Actually there are a handful — you may be able to make them out toward the top of the photo.
But. There are far fewer than there were last year, which is a reason to celebrate, because this marks the one-year anniversary of my starting a program of organic broadleaf control.
My secret weapon is corn gluten, a byproduct of cornstarch production that acts as a natural pre-emergent herbicide — it inhibits root growth of newly sprouted seeds. (It’s also a 10-0-0 slow release fertilizer.) (I buy it at Bristol’s farm market in Victor.)
In addition to the corn gluten, I set my mower blades pretty high (three inches). The idea is that taller grass is healthier grass — the root system becomes stronger — and healthier grass is able to crowd out other plants. Taller grass also helps the earth retain moisture and prevents light from reaching any weed seeds, which prevents them from germinating. It looks okay, too — when it’s freshly cut it’s nice and neat; you can’t really tell it’s being cut longer unless you walk across it. (Don’t use the photo as the guide on that point — I haven’t mowed yet, this spring.) And it doesn’t mean I have to cut more often, either — leaving it longer doesn’t make it grow faster.
My lawn is a perfect lab for this experiment, since my property’s previous owner never did anything but mow, and until last year, I didn’t either. So that was 15, maybe 20 years of laissez-faire lawn care, plenty of time to establish a nice colony of broadleaf plants: ground ivy, white clover, violets, broad leaf plaintain, speedwell, dandelion, purslane, wild lettuce, dock.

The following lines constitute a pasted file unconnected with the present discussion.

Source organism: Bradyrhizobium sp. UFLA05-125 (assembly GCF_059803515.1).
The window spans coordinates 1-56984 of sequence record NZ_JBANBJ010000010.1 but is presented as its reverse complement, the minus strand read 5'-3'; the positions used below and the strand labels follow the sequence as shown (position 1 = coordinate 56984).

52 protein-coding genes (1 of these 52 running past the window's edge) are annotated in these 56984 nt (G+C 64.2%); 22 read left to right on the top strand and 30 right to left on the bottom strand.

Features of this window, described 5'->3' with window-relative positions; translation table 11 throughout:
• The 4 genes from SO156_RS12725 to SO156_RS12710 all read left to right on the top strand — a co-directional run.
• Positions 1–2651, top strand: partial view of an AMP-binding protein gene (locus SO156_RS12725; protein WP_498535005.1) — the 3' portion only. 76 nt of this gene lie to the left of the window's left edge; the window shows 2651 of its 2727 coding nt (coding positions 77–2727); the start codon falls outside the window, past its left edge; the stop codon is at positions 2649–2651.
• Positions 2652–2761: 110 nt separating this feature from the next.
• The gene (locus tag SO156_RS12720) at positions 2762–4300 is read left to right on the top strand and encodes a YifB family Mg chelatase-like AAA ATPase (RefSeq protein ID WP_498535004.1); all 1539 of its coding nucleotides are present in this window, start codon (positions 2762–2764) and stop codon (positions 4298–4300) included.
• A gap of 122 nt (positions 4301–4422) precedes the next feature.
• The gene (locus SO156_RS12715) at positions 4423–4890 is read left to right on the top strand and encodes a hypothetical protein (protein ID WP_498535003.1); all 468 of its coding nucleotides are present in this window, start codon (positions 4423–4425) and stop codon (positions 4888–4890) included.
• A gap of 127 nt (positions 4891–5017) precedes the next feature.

In the photo, you can see clover in the foreground. The lighter-color patches are speedwell, probably slender speedwell, Veronica filiformis. It’s a low-growing plant that tends to spread out in mats. It is more noticeable now than it will be later, because it’s in its first flush of spring growth. Plus the patches are smaller this year than before.
Which means next year they’ll be smaller yet. Or who knows? Gone completely. We”ll see.
What I’m doing, at this point, is waiting out the perennials. Dandelions, for instance, can live five years or so. I have to wait until the established plants have passed on before my lawn will be pretty much dandelion-free.
Speedwell is a nice little plant, actually, with pretty, delicate little flowers. I also like dandelions. But I’m proving a point to anyone in my neighborhood (or elsewhere, for that matter) who thinks they need to hire chemical companies to spray horrible-smelling, toxic, expensive chemicals on their grass.
Corn gluten isn’t outrageously expensive, either. A $30 bag is plenty to treat my front yard. (I don’t bother with the back yard.) I’ve only treated it in the spring although I’ve read somewhere that a second, late summer application is helpful since some weeds germinate in the fall.
You’ll pay more to have an organic lawn care company care for your lawn than a conventional lawn care company, of course.
But if you’re willing to spread the stuff yourself, it’s not a budget-breaker.
Here’s an Organic Gardening magazine article on organic lawn care.
Here’s another, although this one kind of plays up the expense and difficulty. It’s not that complicated, really. I suppose some lawns might be more trouble, if the soil was deficient in specific nutrients or something. But in my case, if I decided to do more, like spread compost, it would be just for the sake of puttering, not because the lawn really seems to need it.
I’ll post another pic after I mow.
[tags] organic lawn care [/tags]